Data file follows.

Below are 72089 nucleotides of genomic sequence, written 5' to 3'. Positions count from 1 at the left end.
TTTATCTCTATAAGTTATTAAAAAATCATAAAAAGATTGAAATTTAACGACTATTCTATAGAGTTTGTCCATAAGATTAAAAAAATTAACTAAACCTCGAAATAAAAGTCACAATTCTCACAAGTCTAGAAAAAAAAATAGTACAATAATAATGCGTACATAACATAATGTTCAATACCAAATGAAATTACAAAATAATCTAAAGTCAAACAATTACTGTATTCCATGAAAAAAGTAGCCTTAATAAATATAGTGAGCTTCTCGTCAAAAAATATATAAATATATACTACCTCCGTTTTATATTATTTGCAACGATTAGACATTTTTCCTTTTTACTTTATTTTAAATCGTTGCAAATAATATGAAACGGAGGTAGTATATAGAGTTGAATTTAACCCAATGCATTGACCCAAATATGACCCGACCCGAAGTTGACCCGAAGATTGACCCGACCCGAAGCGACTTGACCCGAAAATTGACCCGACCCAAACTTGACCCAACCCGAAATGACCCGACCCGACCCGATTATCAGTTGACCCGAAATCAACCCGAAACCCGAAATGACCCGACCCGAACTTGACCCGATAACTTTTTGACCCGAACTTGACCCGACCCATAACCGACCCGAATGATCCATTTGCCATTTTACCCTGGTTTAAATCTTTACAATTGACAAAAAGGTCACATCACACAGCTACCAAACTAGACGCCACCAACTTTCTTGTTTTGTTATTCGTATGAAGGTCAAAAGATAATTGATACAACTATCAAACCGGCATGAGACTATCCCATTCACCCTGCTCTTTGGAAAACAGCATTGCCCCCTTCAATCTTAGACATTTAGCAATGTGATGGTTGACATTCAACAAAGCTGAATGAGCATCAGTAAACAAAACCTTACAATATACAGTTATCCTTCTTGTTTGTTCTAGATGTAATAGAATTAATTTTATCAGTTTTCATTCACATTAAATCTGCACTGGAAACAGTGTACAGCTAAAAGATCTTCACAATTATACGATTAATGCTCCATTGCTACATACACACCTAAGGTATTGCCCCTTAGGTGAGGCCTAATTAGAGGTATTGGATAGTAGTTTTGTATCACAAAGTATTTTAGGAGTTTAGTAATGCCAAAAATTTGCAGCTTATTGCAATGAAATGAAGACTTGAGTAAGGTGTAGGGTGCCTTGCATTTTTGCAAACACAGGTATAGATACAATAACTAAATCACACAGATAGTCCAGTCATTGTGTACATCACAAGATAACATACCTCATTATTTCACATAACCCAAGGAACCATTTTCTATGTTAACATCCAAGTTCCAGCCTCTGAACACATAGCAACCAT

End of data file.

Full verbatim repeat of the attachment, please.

Below are 72089 nucleotides of genomic sequence, written 5' to 3'. Positions count from 1 at the left end.
TTTATCTCTATAAGTTATTAAAAAATCATAAAAAGATTGAAATTTAACGACTATTCTATAGAGTTTGTCCATAAGATTAAAAAAATTAACTAAACCTCGAAATAAAAGTCACAATTCTCACAAGTCTAGAAAAAAAAATAGTACAATAATAATGCGTACATAACATAATGTTCAATACCAAATGAAATTACAAAATAATCTAAAGTCAAACAATTACTGTATTCCATGAAAAAAGTAGCCTTAATAAATATAGTGAGCTTCTCGTCAAAAAATATATAAATATATACTACCTCCGTTTTATATTATTTGCAACGATTAGACATTTTTCCTTTTTACTTTATTTTAAATCGTTGCAAATAATATGAAACGGAGGTAGTATATAGAGTTGAATTTAACCCAATGCATTGACCCAAATATGACCCGACCCGAAGTTGACCCGAAGATTGACCCGACCCGAAGCGACTTGACCCGAAAATTGACCCGACCCAAACTTGACCCAACCCGAAATGACCCGACCCGACCCGATTATCAGTTGACCCGAAATCAACCCGAAACCCGAAATGACCCGACCCGAACTTGACCCGATAACTTTTTGACCCGAACTTGACCCGACCCATAACCGACCCGAATGATCCATTTGCCATTTTACCCTGGTTTAAATCTTTACAATTGACAAAAAGGTCACATCACACAGCTACCAAACTAGACGCCACCAACTTTCTTGTTTTGTTATTCGTATGAAGGTCAAAAGATAATTGATACAACTATCAAACCGGCATGAGACTATCCCATTCACCCTGCTCTTTGGAAAACAGCATTGCCCCCTTCAATCTTAGACATTTAGCAATGTGATGGTTGACATTCAACAAAGCTGAATGAGCATCAGTAAACAAAACCTTACAATATACAGTTATCCTTCTTGTTTGTTCTAGATGTAATAGAATTAATTTTATCAGTTTTCATTCACATTAAATCTGCACTGGAAACAGTGTACAGCTAAAAGATCTTCACAATTATACGATTAATGCTCCATTGCTACATACACACCTAAGGTATTGCCCCTTAGGTGAGGCCTAATTAGAGGTATTGGATAGTAGTTTTGTATCACAAAGTATTTTAGGAGTTTAGTAATGCCAAAAATTTGCAGCTTATTGCAATGAAATGAAGACTTGAGTAAGGTGTAGGGTGCCTTGCATTTTTGCAAACACAGGTATAGATACAATAACTAAATCACACAGATAGTCCAGTCATTGTGTACATCACAAGATAACATACCTCATTATTTCACATAACCCAAGGAACCATTTTCTATGTTAACATCCAAGTTCCAGCCTCTGAACACATAGCAACCAT